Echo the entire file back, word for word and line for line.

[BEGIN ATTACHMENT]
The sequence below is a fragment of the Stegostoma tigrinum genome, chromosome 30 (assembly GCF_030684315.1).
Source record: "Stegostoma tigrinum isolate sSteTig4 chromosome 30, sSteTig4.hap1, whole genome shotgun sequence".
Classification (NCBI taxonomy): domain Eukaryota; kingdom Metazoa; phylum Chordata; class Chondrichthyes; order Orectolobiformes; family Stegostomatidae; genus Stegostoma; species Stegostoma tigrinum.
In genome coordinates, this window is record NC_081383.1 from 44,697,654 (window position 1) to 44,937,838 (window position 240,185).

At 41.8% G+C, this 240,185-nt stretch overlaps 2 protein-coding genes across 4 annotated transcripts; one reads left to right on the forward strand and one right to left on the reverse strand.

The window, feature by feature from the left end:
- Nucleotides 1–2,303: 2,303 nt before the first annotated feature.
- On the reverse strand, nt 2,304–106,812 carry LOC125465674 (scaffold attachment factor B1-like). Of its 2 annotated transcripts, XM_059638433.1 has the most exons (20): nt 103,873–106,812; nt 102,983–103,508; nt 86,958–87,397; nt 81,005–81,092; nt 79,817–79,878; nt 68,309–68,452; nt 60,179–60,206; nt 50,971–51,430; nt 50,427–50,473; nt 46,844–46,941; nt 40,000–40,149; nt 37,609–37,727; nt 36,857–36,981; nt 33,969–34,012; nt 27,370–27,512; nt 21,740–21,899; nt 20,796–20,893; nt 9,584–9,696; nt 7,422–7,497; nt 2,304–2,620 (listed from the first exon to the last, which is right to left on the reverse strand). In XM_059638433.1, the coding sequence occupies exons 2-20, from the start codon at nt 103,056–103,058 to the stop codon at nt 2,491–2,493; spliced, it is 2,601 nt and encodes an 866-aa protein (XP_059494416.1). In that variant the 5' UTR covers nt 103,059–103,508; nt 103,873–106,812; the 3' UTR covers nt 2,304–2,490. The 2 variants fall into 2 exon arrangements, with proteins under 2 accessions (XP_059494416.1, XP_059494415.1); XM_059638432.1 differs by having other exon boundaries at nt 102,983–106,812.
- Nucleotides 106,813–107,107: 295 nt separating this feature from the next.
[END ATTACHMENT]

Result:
The sequence below is a fragment of the Stegostoma tigrinum genome, chromosome 30 (assembly GCF_030684315.1).
Source record: "Stegostoma tigrinum isolate sSteTig4 chromosome 30, sSteTig4.hap1, whole genome shotgun sequence".
Classification (NCBI taxonomy): domain Eukaryota; kingdom Metazoa; phylum Chordata; class Chondrichthyes; order Orectolobiformes; family Stegostomatidae; genus Stegostoma; species Stegostoma tigrinum.
In genome coordinates, this window is record NC_081383.1 from 44,697,654 (window position 1) to 44,937,838 (window position 240,185).

At 41.8% G+C, this 240,185-nt stretch overlaps 2 protein-coding genes across 4 annotated transcripts; one reads left to right on the forward strand and one right to left on the reverse strand.

The window, feature by feature from the left end:
- Nucleotides 1–2,303: 2,303 nt before the first annotated feature.
- On the reverse strand, nt 2,304–106,812 carry LOC125465674 (scaffold attachment factor B1-like). Of its 2 annotated transcripts, XM_059638433.1 has the most exons (20): nt 103,873–106,812; nt 102,983–103,508; nt 86,958–87,397; nt 81,005–81,092; nt 79,817–79,878; nt 68,309–68,452; nt 60,179–60,206; nt 50,971–51,430; nt 50,427–50,473; nt 46,844–46,941; nt 40,000–40,149; nt 37,609–37,727; nt 36,857–36,981; nt 33,969–34,012; nt 27,370–27,512; nt 21,740–21,899; nt 20,796–20,893; nt 9,584–9,696; nt 7,422–7,497; nt 2,304–2,620 (listed from the first exon to the last, which is right to left on the reverse strand). In XM_059638433.1, the coding sequence occupies exons 2-20, from the start codon at nt 103,056–103,058 to the stop codon at nt 2,491–2,493; spliced, it is 2,601 nt and encodes an 866-aa protein (XP_059494416.1). In that variant the 5' UTR covers nt 103,059–103,508; nt 103,873–106,812; the 3' UTR covers nt 2,304–2,490. The 2 variants fall into 2 exon arrangements, with proteins under 2 accessions (XP_059494416.1, XP_059494415.1); XM_059638432.1 differs by having other exon boundaries at nt 102,983–106,812.
- Nucleotides 106,813–107,107: 295 nt separating this feature from the next.